So You Want to Talk About Race by Ijeoma OluoIn this breakout book, Ijeoma Oluo explores the complex reality of todays racial landscape--from white privilege and police brutality to systemic discrimination and the Black Lives Matter movement--offering straightforward clarity that readers need to contribute to the dismantling of the racial divide
In So You Want to Talk About Race, Editor at Large of The Establishment Ijeoma Oluo offers a contemporary, accessible take on the racial landscape in America, addressing head-on such issues as privilege, police brutality, intersectionality, micro-aggressions, the Black Lives Matter movement, and the N word. Perfectly positioned to bridge the gap between people of color and white Americans struggling with race complexities, Oluo answers the questions readers dont dare ask, and explains the concepts that continue to elude everyday Americans.
Oluo is an exceptional writer with a rare ability to be straightforward, funny, and effective in her coverage of sensitive, hyper-charged issues in America. Her messages are passionate but finely tuned, and crystalize ideas that would otherwise be vague by empowering them with aha-moment clarity. Her writing brings to mind voices like Ta-Nehisi Coates and Roxane Gay, and Jessica Valenti in Full Frontal Feminism, and a young Gloria Naylor, particularly in Naylors seminal essay The Meaning of a Word.
The 8 R’s of Talking About Race: How to Have Meaningful Conversations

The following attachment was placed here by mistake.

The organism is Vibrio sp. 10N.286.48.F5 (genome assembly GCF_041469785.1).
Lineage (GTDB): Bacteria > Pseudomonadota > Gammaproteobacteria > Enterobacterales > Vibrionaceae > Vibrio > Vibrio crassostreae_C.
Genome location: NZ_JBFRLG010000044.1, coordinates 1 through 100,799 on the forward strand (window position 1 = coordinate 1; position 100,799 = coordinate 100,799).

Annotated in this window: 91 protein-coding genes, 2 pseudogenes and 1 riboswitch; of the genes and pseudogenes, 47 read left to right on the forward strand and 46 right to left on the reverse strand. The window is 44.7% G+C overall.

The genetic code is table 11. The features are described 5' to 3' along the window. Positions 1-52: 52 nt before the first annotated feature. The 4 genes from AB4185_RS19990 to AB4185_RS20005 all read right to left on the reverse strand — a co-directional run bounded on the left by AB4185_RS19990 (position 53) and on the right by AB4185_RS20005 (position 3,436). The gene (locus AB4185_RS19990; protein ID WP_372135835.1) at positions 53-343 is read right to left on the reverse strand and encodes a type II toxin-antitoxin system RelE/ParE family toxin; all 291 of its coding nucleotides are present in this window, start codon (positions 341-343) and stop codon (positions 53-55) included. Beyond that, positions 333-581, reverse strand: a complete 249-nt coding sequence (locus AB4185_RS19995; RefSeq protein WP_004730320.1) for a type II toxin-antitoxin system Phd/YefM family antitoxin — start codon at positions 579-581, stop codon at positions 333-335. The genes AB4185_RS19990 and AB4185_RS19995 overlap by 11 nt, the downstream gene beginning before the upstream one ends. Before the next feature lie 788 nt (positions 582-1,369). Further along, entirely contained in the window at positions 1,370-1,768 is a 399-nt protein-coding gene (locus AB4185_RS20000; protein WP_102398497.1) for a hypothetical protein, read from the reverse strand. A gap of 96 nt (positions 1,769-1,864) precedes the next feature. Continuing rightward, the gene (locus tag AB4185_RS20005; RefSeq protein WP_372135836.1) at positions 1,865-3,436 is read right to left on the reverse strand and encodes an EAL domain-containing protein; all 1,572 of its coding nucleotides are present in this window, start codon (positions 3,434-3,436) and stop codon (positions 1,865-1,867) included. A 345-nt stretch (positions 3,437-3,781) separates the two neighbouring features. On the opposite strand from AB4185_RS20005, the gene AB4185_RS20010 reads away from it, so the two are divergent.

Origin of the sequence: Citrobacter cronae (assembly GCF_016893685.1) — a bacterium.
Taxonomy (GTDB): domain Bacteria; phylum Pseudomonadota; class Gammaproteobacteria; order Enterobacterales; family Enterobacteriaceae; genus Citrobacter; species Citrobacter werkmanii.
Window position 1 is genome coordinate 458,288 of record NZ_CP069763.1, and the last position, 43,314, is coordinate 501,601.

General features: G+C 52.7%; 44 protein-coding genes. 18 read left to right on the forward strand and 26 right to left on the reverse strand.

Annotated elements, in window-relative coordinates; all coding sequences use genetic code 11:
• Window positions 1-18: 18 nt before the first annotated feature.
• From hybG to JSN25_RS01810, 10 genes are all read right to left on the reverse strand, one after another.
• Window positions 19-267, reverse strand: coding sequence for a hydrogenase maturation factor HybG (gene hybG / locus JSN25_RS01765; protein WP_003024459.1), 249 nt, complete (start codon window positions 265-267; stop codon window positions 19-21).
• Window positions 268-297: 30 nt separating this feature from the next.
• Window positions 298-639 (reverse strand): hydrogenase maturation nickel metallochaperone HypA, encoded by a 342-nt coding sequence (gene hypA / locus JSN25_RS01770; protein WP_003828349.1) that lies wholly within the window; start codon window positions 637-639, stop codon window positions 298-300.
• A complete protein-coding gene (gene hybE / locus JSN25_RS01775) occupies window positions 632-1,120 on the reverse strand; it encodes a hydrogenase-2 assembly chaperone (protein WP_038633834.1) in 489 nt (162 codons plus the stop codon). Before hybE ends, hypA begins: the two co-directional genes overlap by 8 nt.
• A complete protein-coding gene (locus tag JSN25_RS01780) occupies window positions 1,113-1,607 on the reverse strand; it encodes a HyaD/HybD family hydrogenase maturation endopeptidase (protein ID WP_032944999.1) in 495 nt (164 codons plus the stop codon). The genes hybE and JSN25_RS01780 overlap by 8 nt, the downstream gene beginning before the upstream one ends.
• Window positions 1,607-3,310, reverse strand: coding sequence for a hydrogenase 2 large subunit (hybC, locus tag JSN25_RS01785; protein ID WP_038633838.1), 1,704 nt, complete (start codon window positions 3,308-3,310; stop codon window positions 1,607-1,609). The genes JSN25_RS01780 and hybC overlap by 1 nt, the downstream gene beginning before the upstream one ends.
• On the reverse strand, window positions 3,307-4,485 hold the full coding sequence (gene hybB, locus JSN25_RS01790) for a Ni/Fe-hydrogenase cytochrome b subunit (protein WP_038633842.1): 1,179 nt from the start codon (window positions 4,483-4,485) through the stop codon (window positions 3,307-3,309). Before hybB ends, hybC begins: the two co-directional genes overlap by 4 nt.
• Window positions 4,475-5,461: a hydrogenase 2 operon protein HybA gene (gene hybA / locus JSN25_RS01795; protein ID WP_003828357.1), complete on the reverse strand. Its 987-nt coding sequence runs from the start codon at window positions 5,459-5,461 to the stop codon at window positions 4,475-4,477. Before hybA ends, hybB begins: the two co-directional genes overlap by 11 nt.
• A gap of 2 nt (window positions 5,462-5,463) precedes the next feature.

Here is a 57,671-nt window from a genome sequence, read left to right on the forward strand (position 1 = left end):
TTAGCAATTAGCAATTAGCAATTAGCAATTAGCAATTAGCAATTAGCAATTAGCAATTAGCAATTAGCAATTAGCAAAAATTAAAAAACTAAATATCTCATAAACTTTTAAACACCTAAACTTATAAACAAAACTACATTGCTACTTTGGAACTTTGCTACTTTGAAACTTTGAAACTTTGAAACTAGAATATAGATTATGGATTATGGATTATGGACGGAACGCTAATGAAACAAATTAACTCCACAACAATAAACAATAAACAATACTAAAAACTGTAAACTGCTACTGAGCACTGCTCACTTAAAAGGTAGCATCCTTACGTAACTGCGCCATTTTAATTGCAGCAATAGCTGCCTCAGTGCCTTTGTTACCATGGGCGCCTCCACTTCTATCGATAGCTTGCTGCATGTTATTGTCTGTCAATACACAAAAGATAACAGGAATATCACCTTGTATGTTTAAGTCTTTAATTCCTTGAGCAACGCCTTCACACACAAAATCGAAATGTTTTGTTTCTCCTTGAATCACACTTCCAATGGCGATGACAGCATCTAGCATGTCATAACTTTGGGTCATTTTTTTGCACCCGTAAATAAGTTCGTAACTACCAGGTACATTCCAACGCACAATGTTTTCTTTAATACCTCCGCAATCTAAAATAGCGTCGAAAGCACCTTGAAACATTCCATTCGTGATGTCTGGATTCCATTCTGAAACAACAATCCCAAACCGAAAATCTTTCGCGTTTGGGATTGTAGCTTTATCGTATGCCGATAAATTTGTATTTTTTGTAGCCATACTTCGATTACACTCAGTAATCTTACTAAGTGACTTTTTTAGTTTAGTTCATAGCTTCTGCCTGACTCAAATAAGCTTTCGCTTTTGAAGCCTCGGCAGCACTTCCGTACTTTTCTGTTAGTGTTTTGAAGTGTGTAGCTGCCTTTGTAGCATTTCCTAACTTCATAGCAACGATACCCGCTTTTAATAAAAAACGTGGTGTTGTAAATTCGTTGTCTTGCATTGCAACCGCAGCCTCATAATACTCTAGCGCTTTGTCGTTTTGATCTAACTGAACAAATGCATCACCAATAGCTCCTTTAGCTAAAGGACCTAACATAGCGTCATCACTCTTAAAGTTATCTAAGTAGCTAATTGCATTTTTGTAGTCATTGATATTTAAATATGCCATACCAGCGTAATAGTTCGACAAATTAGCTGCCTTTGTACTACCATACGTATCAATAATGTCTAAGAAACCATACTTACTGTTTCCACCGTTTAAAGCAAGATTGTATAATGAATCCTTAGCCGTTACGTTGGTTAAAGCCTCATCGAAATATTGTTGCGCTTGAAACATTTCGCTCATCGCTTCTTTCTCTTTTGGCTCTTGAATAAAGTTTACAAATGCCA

Race and racism are important topics to bring into your classroom. Because race is part of our public conversation and integrated into so many aspects of our world, young people want to and should be part of that conversation, no matter their race. White students in predominantly white classrooms should be discussing race for those reasons and because they are members of a multicultural society and world. Sometimes teachers feel reluctant to raise the topic of race especially if they are teaching in an all or predominantly white community. Below are tips and strategies to consider when teaching predominantly white students about race and racism. When engaging in any conversations about tough topics, it is critical to set up group guidelines or agreements to promote a classroom environment that is safe and respectful. Further, from the beginning establish an environment that allows for mistakes.
Race is never easy to discuss, particularly for those who have a severe case of foot-in-mouth disease. A lesson I learned firsthand when my freshman college roommate complimented how "normal" I spoke, for a black person. That doesn't mean we should ignore the topic altogether—these conversations can be important and good! So I'm going to make it easy for you or whichever questionable colleague you share this guide with. Here are some simple strategies to making your next race conversation a productive one, and not a trending topic. When applied to race, privilege basically means being a white guy.
Racism is an ongoing problem in Australia. It directly affects significant numbers of Australians.
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Write the prompts below on the board, and allow students time to quietly and independently respond in writing. If you have a journal procedure, use it here.
Parent Toolkit is a one-stop shop resource that was produced and developed with parents in mind. Therefore, the context will vary, depending on who is talking and what their personal experiences are with race and racism. In short? But, there are better ways to go about it and each parent will have to decide for themselves what makes the most sense for them and their family. For some families, talking about race is a regular part of daily life. And, research backs that up. But how?